Even Mises’ condition for the attainment of effective economic calculation is only a relatively stable purchasing power for money, though he expressed this in the general terms of the quantity theory,* as the need to prevent great changes in the money stock:
“For the sake of economic calculation all that is needed is to avoid great and abrupt fluctuations in the supply of money. Gold and, up to the middle of the nineteenth century, silver served very well all the purposes of economic calculation. Changes in the relation between the supply of and the demand for the precious metals and the resulting alterations in purchasing power went on so slowly that the entrepreneur’s economic calculation could disregard them without going too far afield. Precision is unattainable in economic calculation quite apart from the shortcomings emanating from not paying due consideration to monetary changes. The planning businessman cannot help employing data concerning the unknown future; he deals with future prices and future costs of production. Accounting and bookkeeping in their endeavors to establish the result of past action are in the same position as far as they rely upon the estimation of fixed equipment, inventories, and receivables. In spite of all these uncertainties economic calculation can achieve its tasks. For these uncertainties do not stem from deficiencies of the system of calculation. They are inherent in the essence of acting that always deals with the uncertain future.” (Mises 1998: 225).
Mises was right on this one point, and Keynes would have agreed. But naturally Keynes and Mises would have disagreed on how best to achieve this aim, and on many other points of economic theory. I have shown here how Mises’ other comments about economic calculation can be subject to a Post Keynesian critique, particularly his unrealistic model, on the basis of flexible wages and prices, of how a modern market economy achieves economic coordination.

But, in conclusion, it is true that violent, rapid and unexpected changes in money’s purchasing power – whether it is high inflation, hyperinflation or severe deflation – are to be avoided, so that monetary calculations of businesses about investment, costs of production and profit and loss can be meaningful: pretty much every economist understands this, and the vulgar internet Austrians have no idea what they are talking about.

* I am well aware that Mises and the Austrians do not wholly subscribe to the quantity theory, but have their own criticisms of it, because of the issue of Cantillon effects and how they make the quantity theory’s assumption of a proportional relationship between money supply and price level problematic. So please don’t bother pointing this out to me!

Ingham, Geoffrey. 2011. Capitalism. Polity, Cambridge.

Keynes, John Maynard. 1923. A Tract on Monetary Reform. Macmillan, London.

Keynes, J. M. 1964 [1936]. The General Theory of Employment, Interest, and Money. Harvest/HBJ Book, New York and London.

Mises, L. 1998. Human Action: A Treatise on Economics. The Scholar’s Edition. Ludwig von Mises Institute, Auburn, Ala.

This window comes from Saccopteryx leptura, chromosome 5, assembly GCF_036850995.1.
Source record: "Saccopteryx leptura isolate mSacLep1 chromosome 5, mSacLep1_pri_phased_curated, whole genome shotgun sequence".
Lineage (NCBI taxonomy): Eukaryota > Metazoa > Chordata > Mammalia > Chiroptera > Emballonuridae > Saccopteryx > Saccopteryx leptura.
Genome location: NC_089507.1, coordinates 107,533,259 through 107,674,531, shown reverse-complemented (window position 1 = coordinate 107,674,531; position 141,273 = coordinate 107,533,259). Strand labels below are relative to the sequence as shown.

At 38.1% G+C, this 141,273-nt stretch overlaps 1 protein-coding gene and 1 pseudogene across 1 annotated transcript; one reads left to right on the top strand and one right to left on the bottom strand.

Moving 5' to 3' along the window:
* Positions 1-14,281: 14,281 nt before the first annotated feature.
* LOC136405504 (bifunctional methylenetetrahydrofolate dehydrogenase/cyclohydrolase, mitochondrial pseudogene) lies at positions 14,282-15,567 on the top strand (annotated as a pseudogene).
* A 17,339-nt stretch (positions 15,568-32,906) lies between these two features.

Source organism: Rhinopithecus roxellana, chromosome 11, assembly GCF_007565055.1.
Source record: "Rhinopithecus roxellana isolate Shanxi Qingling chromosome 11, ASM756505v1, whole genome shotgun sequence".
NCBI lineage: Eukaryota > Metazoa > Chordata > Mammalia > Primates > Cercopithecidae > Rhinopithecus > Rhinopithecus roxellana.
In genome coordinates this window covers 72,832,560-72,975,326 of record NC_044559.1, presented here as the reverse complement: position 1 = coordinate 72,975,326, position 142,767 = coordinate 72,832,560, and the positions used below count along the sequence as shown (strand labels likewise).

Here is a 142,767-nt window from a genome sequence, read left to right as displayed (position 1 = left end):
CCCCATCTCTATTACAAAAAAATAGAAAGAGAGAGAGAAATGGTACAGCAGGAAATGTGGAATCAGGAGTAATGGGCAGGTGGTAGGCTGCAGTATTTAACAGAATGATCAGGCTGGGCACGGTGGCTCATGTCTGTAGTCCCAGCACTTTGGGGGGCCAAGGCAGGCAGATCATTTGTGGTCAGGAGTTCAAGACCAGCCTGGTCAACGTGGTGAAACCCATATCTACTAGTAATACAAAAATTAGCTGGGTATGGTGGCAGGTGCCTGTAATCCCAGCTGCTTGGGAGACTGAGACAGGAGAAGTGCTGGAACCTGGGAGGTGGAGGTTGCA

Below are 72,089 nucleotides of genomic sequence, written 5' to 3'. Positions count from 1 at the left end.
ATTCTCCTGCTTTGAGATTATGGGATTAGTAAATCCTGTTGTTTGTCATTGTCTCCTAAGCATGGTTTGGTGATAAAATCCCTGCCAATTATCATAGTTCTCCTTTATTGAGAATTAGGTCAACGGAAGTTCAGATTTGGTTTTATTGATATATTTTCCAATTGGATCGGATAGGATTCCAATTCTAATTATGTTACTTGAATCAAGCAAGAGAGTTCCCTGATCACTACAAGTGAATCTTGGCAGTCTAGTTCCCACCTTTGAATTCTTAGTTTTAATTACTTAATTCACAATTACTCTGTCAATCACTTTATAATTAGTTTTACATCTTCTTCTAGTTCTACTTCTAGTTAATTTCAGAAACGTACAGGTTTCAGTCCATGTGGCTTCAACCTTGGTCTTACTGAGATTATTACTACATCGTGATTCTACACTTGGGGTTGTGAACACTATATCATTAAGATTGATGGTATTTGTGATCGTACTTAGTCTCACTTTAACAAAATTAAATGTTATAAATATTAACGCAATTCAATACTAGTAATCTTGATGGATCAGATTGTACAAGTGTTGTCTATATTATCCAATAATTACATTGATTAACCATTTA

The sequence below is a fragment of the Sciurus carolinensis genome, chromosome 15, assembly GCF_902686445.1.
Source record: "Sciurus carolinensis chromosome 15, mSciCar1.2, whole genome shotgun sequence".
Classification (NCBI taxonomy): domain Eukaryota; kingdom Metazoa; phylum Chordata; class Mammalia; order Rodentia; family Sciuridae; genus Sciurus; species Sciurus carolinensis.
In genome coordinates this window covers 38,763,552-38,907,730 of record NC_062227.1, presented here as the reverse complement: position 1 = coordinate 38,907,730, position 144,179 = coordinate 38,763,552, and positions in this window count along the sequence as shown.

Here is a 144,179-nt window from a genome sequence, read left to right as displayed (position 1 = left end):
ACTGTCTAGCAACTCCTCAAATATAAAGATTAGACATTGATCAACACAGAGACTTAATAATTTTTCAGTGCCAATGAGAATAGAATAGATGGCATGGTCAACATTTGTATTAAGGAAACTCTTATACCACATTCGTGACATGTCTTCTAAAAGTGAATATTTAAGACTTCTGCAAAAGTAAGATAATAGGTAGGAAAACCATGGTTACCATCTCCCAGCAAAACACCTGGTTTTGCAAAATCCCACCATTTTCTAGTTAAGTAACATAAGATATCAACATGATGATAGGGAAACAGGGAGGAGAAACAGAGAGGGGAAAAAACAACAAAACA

Thursday, September 18, 2014

Probability Theory 101

I have updated below my posts on probability theory, probability theory in economics and decision making theory and Keynes’ contributions to probability theory.
“Physical Probability versus Evidential Probability,” July 9, 2013

“Davidson on ‘Reality and Economic Theory,’” July 10, 2013.

“Probability and Uncertainty,” July 11, 2013.

“Mises and Keynes on Probability,” July 12, 2013.

“Moggridge on Keynes’s Theory of Probability,” July 14, 2013.

“A Classification of Types of Probability and Theories of Probability,” July 14, 2013.

“Keynes’s Interval Probabilities,” July 15, 2013.

“The Reviews of Keynes’s Treatise on Probability,” July 16, 2013.

“Bibliography on Keynes’s Theory of Probability,” July 19, 2013.

“Fine Tuning and Probability,” July 26, 2013.

“Brady and Arthmar on “Keynes, Boole and the Interval Approach to Probability,” July 29, 2013.

“Post Keynesians and Degrees of Uncertainty,” July 31, 2013.

“Types of Probabilities according to Keynes,” August 5, 2013.

“The Epistemic Types of Probability,” May 17, 2014.

“Lars P. Syll on Probability, Statistics and Economics (Updated),” May 30, 2014.

Links to my chapter summaries of Donald Gillies’ book Philosophical Theories of Probability (2000):
“Gillies’ Philosophical Theories of Probability, Chapter 1,” August 29, 2014.

“Gillies’ Philosophical Theories of Probability, Chapter 2,” August 30, 2014.

“Gillies’ Philosophical Theories of Probability, Chapter 3,” August 31, 2014.

“Gillies’ Philosophical Theories of Probability, Chapter 4,” September 2, 2014.

“Gillies’ Philosophical Theories of Probability, Chapter 5,” September 3, 2014.

“Gillies’ Philosophical Theories of Probability, Chapter 6,” September 4, 2014.

“Gillies’ Philosophical Theories of Probability, Chapter 7,” September 10, 2014.

“Gillies’ Philosophical Theories of Probability, Chapter 8,” September 11, 2014.

“Gillies’ Philosophical Theories of Probability, Chapter 9,” September 12, 2014.

Tuesday, September 16, 2014

Japanese Real per capita GDP and Population Decline